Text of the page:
Merci Convenzionali Porto di Genova v Siderurgica Gabrielli (Judgment): ECJ 10 Dec 1991

ECJ 1. The concept of worker within the meaning of Article 48 of the Treaty pre-supposes that for a certain period of time a person performs services for and under the direction of another person in return for which he receives remuneration. That description is not affected by the fact that the worker, whilst being linked to the undertaking by a relationship of employment, is linked to other workers by a relationship of association.
2. Although the simple fact of creating a dominant position by granting exclusive rights within the meaning of Article 90(1) of the Treaty is not as such incompatible with Article 86 of the Treaty, a State is in breach of those two provisions if the undertaking in question, merely by exercising the exclusive rights granted to it, cannot avoid abusing its dominant position or when such rights are liable to create a situation such that it is induced to commit such abuses.
Such is the case when an undertaking to which a monopoly to perform dock work has been granted is induced either to demand payment for services which have not been requested, to charge disproportionate prices, to refuse to have recourse to modern technology or to grant price reductions to certain consumers and at the same time to offset such reductions by an increase in the charges to other consumers.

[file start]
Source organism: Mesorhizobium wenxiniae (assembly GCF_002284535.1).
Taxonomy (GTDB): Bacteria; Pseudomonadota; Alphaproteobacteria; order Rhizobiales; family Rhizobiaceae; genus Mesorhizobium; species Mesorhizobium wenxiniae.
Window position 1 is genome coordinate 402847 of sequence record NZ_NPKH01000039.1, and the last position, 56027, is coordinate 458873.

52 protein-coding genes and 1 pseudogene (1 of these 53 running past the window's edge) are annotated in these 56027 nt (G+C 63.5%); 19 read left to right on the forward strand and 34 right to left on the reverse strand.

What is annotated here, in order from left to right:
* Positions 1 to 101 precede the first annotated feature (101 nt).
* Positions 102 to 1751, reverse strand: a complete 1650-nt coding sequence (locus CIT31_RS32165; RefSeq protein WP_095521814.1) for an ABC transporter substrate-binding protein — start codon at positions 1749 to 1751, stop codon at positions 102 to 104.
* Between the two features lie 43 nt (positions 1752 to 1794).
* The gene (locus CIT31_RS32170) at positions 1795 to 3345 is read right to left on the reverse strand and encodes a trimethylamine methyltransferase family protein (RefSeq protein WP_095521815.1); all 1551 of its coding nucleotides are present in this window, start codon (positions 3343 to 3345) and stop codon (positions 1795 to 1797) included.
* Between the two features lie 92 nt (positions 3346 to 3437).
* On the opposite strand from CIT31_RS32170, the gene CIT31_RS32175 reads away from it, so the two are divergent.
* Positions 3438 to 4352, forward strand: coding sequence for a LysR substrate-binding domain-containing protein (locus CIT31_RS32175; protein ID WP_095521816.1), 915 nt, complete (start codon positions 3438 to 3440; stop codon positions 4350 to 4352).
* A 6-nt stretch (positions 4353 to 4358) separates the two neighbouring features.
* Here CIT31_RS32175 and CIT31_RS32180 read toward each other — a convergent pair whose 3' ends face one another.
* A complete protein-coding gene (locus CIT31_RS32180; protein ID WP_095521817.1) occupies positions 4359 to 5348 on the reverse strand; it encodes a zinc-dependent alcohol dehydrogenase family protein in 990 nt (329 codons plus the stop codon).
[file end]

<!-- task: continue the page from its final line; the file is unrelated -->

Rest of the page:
3. A national measure which has the effect of facilitating the abuse of a dominant position capable of affecting trade between Member States is normally incompatible with Article 30 of the Treaty in so far as it has the effect of making more difficult and hence of impeding the importation of goods from other Member States.
4. Even within the framework of Article 90 of the Treaty, the provisions of Articles 30, 48 and 86 of the Treaty have direct effect and give rise for individuals to rights which the national courts must protect.
5. Dock work is not, in principle, a service of general economic interest exhibiting special characteristics, as compared with the general economic interest of other economic activities, which might bring it within the field of application of Article 90(2) of the Treaty. In any case, the fact that the public authorities have entrusted an undertaking with the operation of services of general economic interest does not, by virtue of the aforesaid provision, absolve it from compliance with the rules of the Treaty unless the application of those rules may obstruct the performance of the particular tasks assigned to it and unless the interests of the Community are not affected.
C-179/90, [1991] EUECJ C-179/90
Bailii
Cited by:
CitedHumber Oil Terminals Trustee Ltd v Associated British Ports ChD 24-Feb-2011
The claimant sought to renew its leases of docking facilities from the landlord defendant. The defendant resisted saying it intended to operate its own business, and the claimant now alleged that the defendant was abusing its dominant position to . .

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Updated: 04 January 2021; Ref: scu.160499